Review of Coulrophobia & Fata Morgana, by Jacob M. Appel

I won a signed copy of Coulrophobia & Fata Morganaby Jacob M. Appel, through LIbraryThing.

Description from Goodreads:
In his ninth book and fifth collection of stories, Jacob M. Appel introduces readers to a a diplomats wife who attempts to seduce her chimney sweep through Norwegian lessons, a minister whose dead wife is romantically involved with Greta Garbo and a landlord menaced by a rent-delinquent mime.

Review:
This is a collection of short stories and I’m on record several times as stating that I’m not a big fan of short stories, because I rarely find them satisfying. But if I’m going to read them I prefer to get my hands on a collection like this one. It gives me more of a feeling for the author than a mere 20 page snippet alone. And I liked Appel’s writing. I found the stories thoughtful and meaningful, which in a lot of circumstances is my biggest complaint about shorts. I don’t feel the accomplish anything by their end. Not here, I ended this book happy to have read it and each story in it.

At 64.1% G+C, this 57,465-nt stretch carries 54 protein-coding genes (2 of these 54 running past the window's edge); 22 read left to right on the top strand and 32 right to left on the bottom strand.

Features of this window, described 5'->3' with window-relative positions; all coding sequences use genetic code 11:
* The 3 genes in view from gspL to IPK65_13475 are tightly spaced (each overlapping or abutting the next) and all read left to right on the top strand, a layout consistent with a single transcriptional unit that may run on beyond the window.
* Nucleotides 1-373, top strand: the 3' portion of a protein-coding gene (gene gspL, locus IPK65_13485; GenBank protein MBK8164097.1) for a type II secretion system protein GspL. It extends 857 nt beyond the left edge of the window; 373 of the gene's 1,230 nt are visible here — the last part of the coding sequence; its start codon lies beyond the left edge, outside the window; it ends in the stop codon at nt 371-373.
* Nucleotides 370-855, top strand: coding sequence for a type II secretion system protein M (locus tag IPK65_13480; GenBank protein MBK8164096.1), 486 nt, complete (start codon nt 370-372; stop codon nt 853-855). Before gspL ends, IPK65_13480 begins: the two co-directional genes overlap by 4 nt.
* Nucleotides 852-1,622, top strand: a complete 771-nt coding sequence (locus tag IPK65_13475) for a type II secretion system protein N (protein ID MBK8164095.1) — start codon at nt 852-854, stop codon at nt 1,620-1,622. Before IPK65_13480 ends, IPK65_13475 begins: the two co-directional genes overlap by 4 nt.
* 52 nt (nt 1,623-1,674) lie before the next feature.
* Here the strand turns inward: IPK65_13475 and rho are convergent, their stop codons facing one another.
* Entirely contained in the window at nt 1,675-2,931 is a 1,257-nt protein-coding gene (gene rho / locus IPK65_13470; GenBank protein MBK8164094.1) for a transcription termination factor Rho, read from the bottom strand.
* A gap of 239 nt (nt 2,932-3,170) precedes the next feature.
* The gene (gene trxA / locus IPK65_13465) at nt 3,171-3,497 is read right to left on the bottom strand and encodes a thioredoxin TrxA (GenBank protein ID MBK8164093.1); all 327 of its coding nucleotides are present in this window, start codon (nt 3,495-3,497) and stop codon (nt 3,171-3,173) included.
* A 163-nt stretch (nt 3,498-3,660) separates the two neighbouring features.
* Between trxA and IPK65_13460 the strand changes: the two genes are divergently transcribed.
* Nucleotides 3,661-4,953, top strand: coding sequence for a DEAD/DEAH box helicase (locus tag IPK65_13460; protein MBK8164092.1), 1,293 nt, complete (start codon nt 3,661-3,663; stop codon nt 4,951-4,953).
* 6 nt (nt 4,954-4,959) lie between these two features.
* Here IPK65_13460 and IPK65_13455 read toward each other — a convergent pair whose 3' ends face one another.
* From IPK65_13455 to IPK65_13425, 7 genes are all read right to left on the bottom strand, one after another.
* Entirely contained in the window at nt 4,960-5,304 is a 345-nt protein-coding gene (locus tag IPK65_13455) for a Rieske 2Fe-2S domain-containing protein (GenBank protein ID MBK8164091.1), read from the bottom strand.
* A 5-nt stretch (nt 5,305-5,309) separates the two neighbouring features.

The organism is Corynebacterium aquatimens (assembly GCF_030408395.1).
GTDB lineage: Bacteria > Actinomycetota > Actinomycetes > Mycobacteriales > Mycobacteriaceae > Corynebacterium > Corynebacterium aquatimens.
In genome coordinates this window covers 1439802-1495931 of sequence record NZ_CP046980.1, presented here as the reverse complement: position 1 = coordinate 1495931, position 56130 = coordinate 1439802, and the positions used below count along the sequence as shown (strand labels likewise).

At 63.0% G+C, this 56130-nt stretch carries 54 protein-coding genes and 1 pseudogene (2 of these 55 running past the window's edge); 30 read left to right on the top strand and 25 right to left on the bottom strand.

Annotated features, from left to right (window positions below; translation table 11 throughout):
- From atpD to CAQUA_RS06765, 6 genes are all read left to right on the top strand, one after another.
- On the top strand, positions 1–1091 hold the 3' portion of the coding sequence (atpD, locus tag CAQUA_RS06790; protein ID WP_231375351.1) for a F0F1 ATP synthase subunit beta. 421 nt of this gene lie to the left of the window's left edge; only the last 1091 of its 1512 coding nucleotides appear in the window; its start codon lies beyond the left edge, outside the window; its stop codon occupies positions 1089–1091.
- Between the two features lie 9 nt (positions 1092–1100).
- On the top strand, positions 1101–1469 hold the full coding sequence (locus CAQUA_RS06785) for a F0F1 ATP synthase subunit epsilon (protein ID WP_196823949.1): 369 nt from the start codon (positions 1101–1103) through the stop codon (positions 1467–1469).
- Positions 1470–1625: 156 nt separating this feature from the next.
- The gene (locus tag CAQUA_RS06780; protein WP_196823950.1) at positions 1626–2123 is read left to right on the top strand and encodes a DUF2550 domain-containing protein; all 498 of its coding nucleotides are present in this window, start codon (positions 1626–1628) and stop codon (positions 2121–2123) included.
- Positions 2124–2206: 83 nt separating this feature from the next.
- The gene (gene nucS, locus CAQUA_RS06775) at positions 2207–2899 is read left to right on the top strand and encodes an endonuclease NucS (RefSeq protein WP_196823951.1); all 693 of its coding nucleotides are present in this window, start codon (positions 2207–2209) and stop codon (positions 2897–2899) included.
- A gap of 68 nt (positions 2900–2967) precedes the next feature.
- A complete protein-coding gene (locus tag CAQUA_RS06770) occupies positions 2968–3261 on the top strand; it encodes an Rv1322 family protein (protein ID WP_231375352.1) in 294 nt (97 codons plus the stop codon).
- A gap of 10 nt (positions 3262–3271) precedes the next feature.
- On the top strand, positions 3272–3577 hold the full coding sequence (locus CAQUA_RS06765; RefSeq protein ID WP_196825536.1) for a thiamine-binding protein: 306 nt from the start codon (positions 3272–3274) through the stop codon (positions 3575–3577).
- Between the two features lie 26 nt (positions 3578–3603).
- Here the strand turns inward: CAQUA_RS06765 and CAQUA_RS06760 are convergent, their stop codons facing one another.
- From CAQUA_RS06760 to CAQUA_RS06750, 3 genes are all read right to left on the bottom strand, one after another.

A man recently told me I don’t review short stories properly, inferring that I’m reading them incorrectly. And I suppose if you expect me to be able and/or willing to go on at length about this being an example of the X type of story or the Y narrative format, I’d have to reluctantly swallow my allegation of mansplaining and concede the point. But I rather read and review shorts based on the simple maxim that I must enjoy them, regardless or how or why. I enjoyed Appel’s stories. It doesn’t matter to me why. That is enough. I easily recommend this book to those looking for a collection of easily digestible short stories.

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